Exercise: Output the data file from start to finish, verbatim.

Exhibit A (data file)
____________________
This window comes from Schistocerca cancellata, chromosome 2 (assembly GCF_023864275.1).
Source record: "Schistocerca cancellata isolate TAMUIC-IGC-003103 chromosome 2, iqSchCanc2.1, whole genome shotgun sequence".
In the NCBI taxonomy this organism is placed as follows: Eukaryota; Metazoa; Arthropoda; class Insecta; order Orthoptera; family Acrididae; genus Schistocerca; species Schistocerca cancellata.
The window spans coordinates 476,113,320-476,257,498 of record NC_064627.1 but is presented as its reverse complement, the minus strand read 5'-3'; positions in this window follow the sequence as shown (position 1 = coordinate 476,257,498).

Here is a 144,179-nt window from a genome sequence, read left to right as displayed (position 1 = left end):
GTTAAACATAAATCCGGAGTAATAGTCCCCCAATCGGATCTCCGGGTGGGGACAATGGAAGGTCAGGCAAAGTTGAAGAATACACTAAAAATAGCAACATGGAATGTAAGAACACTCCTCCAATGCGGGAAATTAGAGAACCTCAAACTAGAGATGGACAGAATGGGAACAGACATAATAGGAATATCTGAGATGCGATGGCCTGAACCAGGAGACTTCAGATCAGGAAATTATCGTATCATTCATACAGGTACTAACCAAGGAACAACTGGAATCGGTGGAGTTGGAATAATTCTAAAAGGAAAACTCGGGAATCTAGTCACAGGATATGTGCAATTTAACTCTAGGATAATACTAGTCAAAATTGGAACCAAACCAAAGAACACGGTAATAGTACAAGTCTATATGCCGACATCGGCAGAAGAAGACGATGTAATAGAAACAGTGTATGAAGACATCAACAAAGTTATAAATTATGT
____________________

This window comes from Schistocerca cancellata, chromosome 2 (assembly GCF_023864275.1).
Source record: "Schistocerca cancellata isolate TAMUIC-IGC-003103 chromosome 2, iqSchCanc2.1, whole genome shotgun sequence".
In the NCBI taxonomy this organism is placed as follows: Eukaryota; Metazoa; Arthropoda; class Insecta; order Orthoptera; family Acrididae; genus Schistocerca; species Schistocerca cancellata.
The window spans coordinates 476,113,320-476,257,498 of record NC_064627.1 but is presented as its reverse complement, the minus strand read 5'-3'; positions in this window follow the sequence as shown (position 1 = coordinate 476,257,498).

Here is a 144,179-nt window from a genome sequence, read left to right as displayed (position 1 = left end):
GTTAAACATAAATCCGGAGTAATAGTCCCCCAATCGGATCTCCGGGTGGGGACAATGGAAGGTCAGGCAAAGTTGAAGAATACACTAAAAATAGCAACATGGAATGTAAGAACACTCCTCCAATGCGGGAAATTAGAGAACCTCAAACTAGAGATGGACAGAATGGGAACAGACATAATAGGAATATCTGAGATGCGATGGCCTGAACCAGGAGACTTCAGATCAGGAAATTATCGTATCATTCATACAGGTACTAACCAAGGAACAACTGGAATCGGTGGAGTTGGAATAATTCTAAAAGGAAAACTCGGGAATCTAGTCACAGGATATGTGCAATTTAACTCTAGGATAATACTAGTCAAAATTGGAACCAAACCAAAGAACACGGTAATAGTACAAGTCTATATGCCGACATCGGCAGAAGAAGACGATGTAATAGAAACAGTGTATGAAGACATCAACAAAGTTATAAATTATGT